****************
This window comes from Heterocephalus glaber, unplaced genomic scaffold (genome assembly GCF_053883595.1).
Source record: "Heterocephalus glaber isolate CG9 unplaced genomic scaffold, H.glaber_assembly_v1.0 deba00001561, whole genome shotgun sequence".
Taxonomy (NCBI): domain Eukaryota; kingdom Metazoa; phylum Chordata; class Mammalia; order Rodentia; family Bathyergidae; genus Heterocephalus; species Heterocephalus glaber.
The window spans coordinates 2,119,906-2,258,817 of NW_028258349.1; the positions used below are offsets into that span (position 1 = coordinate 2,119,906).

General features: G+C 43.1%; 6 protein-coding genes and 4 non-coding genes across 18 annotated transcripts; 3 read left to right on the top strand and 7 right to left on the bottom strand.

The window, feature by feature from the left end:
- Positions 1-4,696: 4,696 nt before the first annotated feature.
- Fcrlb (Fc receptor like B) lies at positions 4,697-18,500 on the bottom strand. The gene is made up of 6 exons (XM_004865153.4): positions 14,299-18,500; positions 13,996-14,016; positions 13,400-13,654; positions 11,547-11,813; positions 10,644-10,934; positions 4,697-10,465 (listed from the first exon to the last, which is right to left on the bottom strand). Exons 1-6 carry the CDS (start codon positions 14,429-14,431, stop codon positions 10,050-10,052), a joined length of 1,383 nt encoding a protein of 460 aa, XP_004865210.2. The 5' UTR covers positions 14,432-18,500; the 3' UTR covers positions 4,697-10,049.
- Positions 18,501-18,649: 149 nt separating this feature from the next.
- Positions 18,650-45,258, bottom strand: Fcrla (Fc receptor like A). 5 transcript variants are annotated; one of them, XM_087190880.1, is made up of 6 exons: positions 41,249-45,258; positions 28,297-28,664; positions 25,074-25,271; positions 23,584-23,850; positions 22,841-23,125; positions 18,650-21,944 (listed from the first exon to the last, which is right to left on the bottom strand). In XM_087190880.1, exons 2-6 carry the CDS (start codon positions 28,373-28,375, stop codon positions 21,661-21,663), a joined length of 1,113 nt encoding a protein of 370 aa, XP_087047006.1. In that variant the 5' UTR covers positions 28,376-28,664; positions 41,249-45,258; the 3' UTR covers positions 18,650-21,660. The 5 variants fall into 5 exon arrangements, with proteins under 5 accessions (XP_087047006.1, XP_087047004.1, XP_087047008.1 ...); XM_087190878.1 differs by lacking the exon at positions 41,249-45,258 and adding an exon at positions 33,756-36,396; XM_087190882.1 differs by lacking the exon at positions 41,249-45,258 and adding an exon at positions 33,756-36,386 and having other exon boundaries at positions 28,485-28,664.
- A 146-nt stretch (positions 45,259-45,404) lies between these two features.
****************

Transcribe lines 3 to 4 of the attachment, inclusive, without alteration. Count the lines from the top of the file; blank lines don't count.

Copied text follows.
Taxonomy (NCBI): domain Eukaryota; kingdom Metazoa; phylum Chordata; class Mammalia; order Rodentia; family Bathyergidae; genus Heterocephalus; species Heterocephalus glaber.
The window spans coordinates 2,119,906-2,258,817 of NW_028258349.1; the positions used below are offsets into that span (position 1 = coordinate 2,119,906).